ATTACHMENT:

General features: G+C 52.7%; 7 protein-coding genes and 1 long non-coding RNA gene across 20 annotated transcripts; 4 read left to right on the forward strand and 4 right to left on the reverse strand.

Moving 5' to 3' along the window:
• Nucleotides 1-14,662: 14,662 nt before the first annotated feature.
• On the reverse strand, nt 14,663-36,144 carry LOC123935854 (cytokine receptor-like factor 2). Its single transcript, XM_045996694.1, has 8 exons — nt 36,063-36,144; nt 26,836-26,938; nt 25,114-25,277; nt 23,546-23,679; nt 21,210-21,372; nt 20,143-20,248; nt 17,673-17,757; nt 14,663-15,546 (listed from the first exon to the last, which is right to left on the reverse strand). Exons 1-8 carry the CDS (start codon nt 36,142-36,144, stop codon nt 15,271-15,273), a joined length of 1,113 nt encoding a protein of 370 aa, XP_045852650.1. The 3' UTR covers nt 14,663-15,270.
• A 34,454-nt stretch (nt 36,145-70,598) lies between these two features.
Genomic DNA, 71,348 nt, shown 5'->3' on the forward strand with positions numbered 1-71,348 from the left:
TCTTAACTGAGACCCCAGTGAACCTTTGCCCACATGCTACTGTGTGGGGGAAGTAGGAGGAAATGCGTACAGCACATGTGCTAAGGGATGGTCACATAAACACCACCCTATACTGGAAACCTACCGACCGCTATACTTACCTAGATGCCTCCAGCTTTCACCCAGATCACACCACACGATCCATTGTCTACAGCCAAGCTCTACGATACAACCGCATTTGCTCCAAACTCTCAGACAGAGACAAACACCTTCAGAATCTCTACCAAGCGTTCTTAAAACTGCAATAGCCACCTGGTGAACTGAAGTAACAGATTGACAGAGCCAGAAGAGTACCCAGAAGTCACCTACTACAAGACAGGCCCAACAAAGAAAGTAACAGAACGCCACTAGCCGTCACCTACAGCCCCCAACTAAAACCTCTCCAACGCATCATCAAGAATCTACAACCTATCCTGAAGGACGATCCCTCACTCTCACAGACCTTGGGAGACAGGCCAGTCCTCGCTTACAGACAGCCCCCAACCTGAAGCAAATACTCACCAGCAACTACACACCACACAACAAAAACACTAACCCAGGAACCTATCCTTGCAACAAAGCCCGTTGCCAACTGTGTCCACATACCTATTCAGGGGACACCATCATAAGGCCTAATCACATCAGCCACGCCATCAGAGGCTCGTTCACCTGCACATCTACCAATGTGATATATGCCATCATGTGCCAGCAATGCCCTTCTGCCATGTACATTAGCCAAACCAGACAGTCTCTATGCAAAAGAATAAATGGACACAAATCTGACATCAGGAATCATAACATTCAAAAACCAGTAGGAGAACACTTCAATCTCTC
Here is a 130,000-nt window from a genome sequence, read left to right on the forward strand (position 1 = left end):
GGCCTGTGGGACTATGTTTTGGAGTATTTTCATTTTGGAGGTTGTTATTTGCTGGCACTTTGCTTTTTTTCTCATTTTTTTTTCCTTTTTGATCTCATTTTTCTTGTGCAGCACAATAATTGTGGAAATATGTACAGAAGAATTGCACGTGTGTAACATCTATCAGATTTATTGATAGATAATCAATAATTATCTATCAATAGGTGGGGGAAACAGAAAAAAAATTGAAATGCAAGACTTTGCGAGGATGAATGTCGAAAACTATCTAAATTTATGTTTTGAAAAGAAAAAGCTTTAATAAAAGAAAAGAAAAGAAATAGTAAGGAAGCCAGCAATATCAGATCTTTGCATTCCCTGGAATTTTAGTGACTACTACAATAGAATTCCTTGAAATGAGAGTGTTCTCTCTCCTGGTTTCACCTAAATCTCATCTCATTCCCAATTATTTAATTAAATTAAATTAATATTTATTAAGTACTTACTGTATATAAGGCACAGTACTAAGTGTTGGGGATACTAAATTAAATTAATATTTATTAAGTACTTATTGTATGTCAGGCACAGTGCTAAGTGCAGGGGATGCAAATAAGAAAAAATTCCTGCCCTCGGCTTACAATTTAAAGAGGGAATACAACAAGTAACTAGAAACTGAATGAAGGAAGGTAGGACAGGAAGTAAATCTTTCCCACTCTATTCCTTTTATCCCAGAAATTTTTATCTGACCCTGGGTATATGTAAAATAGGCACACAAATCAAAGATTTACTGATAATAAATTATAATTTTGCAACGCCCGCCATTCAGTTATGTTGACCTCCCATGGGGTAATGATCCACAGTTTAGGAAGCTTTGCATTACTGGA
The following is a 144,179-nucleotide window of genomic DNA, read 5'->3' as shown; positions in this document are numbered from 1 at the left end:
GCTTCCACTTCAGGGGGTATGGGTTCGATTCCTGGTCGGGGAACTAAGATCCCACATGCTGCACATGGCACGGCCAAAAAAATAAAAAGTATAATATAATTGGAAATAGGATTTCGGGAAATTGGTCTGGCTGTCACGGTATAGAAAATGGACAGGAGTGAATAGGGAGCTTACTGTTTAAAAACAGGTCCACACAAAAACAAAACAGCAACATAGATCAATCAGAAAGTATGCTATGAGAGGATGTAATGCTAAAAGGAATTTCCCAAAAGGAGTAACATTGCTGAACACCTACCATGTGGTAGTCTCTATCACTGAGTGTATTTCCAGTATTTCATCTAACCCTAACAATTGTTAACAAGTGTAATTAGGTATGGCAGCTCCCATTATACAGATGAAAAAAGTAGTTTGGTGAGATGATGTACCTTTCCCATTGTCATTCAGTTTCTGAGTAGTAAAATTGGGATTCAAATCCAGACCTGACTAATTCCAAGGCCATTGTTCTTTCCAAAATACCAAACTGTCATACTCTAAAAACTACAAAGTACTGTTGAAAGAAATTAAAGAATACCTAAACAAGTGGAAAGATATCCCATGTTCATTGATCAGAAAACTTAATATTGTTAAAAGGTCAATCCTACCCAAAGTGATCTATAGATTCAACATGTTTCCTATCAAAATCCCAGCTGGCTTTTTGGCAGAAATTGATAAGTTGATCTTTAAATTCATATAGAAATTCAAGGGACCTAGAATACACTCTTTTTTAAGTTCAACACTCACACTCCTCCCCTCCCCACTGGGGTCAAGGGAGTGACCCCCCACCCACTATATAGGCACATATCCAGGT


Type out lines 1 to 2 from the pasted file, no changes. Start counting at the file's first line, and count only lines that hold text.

General features: G+C 52.7%; 7 protein-coding genes and 1 long non-coding RNA gene across 20 annotated transcripts; 4 read left to right on the forward strand and 4 right to left on the reverse strand.

Moving 5' to 3' along the window: